1. Katherine Clay Bassard, Transforming Scriptures: African-American Women Writers and the Bible (University of Georgia Press, 2010)
2. Diane Aronson Cohen, “Balak: The End of Abuse,” in Elyse Goldstein, ed., The Women’s Torah Commentary, (Woodstock, VT: Jewish Lights, 2000), p. 304
3. In the context of seeing Balaam’s treatment of the donkey as an abuse of authority, it is worth contrasting his behavior with what is required for true t’shuvah, “repentance.” See Stephen Einstein, “The Role of T’shuvah in Sexual Transgressions,” in Lisa Grushcow, ed., The Sacred Encounter: Jewish Perspectives on Sexuality (CCAR Press, 2014), pp.583-86
Rabbi Lisa Grushcow, D. Phil., is senior rabbi at Temple Emanu-El-Beth Sholom in Montreal, Canada. Rabbi Grushcow is the author of Writing the Wayward Wife: Rabbinic Interpretations of Sotah, the editor of The Sacred Encounter: Jewish Perspectives on Sexuality, a contributor to The Torah: A Women’s Commentary, and a regular columnist with the Canadian Jewish News. She serves as co-president of the Montreal Board of Rabbis.
Rabbi Grushcow’s insightful, multilayered analysis of this passage in Parashat Balak imparts newfound urgency to age-old questions. Like the women of the #MeToo movement, her writing has called out the behavior of a powerful and well-known man for what it is: abusive. So, too, she takes the victim of the abuse seriously, as someone possessing thought and feeling, instead of a prop of no real importance or value.1
The mixed messages sent to victims and victimizers is all too familiar to modern readers. No sooner is Balaam rebuked than he is rewarded with the honor of proclaiming God’s words of blessing. Conversely, as Rabbi Gruschow correctly points out, the donkey doesn’t receive so much as a direct apology and is never heard from again. The narrative bemoans the abuse, only to bestow the abuser with more recognition. How many times have we seen one form or another of this scenario?
Balaam’s legacy leaves us with at least two problems. The first is the difficulty of reconciling discrepancies between public persona and private self. The second is deciding what to do when valuable contributions are compromised by vile behavior.
Consider the Talmudic tale of “Rude Rabbi” vs. “Ugly Man.” The story borrows its plot and principal players from that of Balaam. Rabbi Elazar b. Shimon, riding atop his donkey on the way home from a Torah study conference, returns the respectful greeting of a total stranger by calling him “ugly.” Ugly Man calls out the rabbi by replying: “Go complain to the Craftsman who made me.” Rude Rabbi offers an apology, but the man refuses to accept it until the rabbi actually files his complaint. The rabbi follows the man to town and ends up preaching about flexibility at “Temple Beth Uglytown.” Rabbi Elazar’s repentance is celebrated for as long as Jews study Talmud. Ugly Man’s granting pardon is repaid with endless anonymity both for himself and his hometown (see Babylonian Talmud, Ta’anit 20a-b).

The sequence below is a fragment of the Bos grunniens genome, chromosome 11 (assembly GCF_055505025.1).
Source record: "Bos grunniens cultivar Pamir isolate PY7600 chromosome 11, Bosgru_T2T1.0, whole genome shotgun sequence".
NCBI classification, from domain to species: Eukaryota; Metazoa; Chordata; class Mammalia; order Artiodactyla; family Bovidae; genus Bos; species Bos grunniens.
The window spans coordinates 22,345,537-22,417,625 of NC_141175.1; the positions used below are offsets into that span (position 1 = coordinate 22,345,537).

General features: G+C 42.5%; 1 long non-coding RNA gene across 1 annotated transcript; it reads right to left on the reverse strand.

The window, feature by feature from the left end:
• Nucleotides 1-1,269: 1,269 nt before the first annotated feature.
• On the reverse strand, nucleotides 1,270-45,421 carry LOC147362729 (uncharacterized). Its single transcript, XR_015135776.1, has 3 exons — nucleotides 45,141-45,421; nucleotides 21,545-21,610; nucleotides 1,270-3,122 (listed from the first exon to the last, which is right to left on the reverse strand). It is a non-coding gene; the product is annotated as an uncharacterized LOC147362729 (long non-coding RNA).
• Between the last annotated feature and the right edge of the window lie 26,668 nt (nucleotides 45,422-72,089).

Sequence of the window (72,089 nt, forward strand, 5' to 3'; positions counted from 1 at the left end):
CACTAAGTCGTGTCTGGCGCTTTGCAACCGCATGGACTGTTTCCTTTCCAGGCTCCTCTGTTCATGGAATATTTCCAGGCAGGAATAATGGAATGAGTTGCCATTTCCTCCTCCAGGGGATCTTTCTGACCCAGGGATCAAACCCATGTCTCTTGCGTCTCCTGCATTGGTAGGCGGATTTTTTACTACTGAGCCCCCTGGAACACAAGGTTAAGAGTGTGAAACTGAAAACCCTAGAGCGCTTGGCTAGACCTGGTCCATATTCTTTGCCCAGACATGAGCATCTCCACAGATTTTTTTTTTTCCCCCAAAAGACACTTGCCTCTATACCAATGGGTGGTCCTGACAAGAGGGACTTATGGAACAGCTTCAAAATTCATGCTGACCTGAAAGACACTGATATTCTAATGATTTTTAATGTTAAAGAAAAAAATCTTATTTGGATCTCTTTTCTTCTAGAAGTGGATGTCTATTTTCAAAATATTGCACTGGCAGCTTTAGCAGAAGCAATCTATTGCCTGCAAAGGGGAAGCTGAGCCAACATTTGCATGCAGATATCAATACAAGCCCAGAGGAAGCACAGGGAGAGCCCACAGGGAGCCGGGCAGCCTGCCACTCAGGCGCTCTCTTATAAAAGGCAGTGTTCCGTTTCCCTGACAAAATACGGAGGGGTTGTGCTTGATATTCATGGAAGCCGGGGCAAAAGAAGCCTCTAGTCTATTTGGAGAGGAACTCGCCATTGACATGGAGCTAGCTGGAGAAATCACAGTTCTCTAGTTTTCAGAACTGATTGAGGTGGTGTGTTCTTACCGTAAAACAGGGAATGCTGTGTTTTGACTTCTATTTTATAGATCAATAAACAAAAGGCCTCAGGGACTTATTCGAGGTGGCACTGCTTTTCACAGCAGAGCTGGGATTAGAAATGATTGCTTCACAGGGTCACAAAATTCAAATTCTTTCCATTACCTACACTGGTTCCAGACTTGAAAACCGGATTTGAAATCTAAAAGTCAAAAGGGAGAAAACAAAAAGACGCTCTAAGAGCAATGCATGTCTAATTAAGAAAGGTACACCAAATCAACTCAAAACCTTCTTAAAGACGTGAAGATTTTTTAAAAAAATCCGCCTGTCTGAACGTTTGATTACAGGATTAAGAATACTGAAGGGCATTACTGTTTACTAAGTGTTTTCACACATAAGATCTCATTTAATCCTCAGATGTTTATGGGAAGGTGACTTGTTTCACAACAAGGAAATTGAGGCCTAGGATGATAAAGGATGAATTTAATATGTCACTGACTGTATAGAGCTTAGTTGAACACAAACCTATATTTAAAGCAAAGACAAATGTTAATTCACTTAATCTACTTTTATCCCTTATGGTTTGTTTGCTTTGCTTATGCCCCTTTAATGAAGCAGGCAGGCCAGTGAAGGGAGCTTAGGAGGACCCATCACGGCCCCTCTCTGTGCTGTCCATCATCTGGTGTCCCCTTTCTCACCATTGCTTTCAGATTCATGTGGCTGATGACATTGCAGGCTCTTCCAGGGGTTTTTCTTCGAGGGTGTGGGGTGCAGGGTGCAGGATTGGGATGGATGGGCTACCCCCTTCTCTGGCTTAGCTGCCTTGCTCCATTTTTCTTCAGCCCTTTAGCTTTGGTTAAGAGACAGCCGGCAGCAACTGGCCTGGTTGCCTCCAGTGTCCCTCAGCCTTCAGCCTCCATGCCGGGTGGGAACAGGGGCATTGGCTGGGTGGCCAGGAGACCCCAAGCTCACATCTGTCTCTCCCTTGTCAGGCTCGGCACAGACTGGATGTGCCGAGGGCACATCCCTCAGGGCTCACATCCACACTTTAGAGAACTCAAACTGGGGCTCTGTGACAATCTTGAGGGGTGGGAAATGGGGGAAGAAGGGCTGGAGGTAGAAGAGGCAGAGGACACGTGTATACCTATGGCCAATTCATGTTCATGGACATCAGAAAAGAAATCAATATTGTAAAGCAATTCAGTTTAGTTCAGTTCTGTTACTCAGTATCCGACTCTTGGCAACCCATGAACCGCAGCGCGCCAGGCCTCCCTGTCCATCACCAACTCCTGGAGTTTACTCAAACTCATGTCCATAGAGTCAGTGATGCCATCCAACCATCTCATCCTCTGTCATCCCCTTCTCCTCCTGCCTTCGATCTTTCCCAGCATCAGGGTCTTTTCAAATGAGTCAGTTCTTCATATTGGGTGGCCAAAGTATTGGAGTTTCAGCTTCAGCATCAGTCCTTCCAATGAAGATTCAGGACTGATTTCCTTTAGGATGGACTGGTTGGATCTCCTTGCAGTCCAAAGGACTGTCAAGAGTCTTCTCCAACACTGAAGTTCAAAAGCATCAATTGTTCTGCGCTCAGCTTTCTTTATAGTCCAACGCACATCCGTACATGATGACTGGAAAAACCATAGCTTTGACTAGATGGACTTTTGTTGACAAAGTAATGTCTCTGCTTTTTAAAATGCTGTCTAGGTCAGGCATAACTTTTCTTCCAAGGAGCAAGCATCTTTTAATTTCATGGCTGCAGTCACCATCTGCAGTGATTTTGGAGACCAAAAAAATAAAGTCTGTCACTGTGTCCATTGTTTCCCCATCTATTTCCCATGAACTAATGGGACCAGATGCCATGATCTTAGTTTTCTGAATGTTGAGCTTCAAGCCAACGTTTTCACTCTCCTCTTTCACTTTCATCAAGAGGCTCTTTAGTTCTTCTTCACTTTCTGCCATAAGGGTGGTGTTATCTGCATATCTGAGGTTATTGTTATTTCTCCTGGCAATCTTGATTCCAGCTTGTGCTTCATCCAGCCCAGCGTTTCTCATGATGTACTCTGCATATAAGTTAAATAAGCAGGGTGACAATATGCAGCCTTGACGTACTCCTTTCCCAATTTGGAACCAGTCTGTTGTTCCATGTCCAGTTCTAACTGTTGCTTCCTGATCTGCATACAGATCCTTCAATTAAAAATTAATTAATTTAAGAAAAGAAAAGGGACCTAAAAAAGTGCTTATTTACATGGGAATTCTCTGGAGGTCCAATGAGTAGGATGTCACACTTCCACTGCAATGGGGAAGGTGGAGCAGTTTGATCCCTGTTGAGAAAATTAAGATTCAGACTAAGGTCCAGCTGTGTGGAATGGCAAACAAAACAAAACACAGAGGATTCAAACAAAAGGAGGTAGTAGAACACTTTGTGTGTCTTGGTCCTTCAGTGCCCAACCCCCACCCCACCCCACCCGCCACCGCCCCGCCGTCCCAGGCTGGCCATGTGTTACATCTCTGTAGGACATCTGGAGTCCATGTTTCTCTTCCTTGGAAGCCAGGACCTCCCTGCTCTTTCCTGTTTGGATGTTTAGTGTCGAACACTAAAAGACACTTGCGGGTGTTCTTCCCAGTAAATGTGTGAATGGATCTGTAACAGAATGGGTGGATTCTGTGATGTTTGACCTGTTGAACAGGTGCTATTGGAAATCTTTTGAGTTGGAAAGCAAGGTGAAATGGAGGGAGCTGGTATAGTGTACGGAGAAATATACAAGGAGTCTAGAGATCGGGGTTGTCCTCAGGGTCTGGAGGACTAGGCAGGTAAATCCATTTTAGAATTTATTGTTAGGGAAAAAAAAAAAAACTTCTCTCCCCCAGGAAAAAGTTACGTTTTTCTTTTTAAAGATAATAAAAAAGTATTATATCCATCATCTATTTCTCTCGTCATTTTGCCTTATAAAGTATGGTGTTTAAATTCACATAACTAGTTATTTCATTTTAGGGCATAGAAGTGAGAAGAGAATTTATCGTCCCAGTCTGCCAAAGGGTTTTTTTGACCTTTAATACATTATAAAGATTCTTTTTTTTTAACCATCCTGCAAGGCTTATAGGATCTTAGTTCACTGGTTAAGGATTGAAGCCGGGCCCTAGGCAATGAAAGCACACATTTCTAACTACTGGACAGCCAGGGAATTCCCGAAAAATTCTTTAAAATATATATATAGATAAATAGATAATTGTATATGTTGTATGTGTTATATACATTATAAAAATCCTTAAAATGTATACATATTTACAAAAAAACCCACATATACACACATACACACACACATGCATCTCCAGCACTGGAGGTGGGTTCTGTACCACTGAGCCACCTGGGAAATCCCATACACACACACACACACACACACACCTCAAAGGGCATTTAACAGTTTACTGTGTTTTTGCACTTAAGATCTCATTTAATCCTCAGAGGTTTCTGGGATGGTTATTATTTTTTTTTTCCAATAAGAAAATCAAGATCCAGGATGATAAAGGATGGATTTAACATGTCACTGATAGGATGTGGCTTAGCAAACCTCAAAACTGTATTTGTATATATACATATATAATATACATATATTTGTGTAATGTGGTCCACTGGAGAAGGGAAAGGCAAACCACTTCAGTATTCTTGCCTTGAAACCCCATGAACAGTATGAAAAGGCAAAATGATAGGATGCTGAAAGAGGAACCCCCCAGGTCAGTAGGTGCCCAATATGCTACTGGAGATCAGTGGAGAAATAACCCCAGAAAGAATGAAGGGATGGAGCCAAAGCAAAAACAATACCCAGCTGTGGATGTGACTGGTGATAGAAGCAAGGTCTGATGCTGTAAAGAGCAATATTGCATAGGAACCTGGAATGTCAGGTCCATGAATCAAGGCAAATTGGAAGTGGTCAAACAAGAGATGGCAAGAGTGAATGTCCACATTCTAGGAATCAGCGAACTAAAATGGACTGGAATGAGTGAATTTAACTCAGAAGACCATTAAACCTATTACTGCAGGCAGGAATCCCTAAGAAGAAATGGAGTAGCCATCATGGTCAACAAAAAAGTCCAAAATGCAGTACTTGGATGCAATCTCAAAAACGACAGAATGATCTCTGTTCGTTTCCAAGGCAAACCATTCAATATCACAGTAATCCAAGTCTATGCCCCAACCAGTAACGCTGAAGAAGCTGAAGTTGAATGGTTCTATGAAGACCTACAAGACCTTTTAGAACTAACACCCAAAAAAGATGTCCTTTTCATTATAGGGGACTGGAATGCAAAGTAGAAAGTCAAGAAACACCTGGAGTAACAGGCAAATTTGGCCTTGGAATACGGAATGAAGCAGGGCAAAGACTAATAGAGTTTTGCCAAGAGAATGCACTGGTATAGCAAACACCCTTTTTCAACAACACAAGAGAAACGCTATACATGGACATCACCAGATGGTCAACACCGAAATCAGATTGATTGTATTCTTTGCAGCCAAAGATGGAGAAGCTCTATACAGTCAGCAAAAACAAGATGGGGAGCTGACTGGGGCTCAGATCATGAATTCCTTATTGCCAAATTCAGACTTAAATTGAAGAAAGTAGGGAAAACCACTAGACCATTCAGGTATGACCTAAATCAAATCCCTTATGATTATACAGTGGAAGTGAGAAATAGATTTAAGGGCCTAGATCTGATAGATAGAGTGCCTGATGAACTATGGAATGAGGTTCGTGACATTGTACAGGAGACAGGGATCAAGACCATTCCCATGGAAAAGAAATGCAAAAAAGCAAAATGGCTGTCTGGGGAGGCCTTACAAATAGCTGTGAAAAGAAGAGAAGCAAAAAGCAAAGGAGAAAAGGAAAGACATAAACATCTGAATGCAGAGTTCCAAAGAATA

Rabban Gamaliel, who presided over the academy in Yavneh, decreed that “Any student whose inside is not like his outside may not enter the house of study (Babylonian Talmud, B’rachot 28a).” who would be more likely to pass such a litmus test, Balaam or his donkey, Rude Rabbi or Ugly Man? Neither Balak, the king of Moab, nor Moses and the Israelites are aware that the man pronouncing such beautiful words of blessing is the same person who behaved so badly just a chapter ago. For them the words of the speech are untainted by the deeds of the speaker. Not so for us. Those privy to the incident are troubled by widely different aspects of the same person.
Rabbi Joseph Edelheit reminds us that the debate about what to do with great works by disgraced individuals has always been painful and can never be resolved satisfactorily. He describes a poignant scene in Yochi Brandes’ novel The Orchard,2 in which Talmudic Sages debate whether the Psalms of King David should be excised considering his sins of adultery and murder. Applied to our current situation, he asks, do congregations have a responsibility to exclude the music (or writings) of those who have engaged in sexual harassment or other breaches of ethical standards? Which is the lesser of these two evils: offending those who have been hurt by such a person by subjecting them to his works or depriving all others of spiritual uplift by withholding them?3 Rabbi Grushcow’s careful consideration of Balaam’s oft-overlooked donkey compels us not to lose sight of what victims think or feel, or to assume we already know. They are quite capable of speaking for themselves.
1. To appropriate the language of Martin Buber, Rabbi Grushcow insists that we regard Balaam’s she ass as worthy of consideration in the context of an “I-Thou” relationship rather than relegating her to the quick convenience of the “I-it” framework.
2. Yochi Brandes, The Orchard (NY: Geffen Publishing, 2018).
3. Rabbi Edelheit posted these thoughts as part of an ongoing conversation in an online Central Conference of American Rabbis discussion group.
Rabbi David Wirtschafter is the rabbi at Temple Adath Israel in Lexington, KY.
Balak, Numbers 22:2−25:9
The Torah: A Modern Commentary, pp. 1,173−1,194; Revised Edition, pp. 1,047−1,067
The Torah: A Women’s Commentary, pp. 937–960
Haftarah, Micah 5:6−6:8;
The Torah: A Modern Commentary, pp. 1,272−1,274; Revised Edition, pp. 1,069−1,071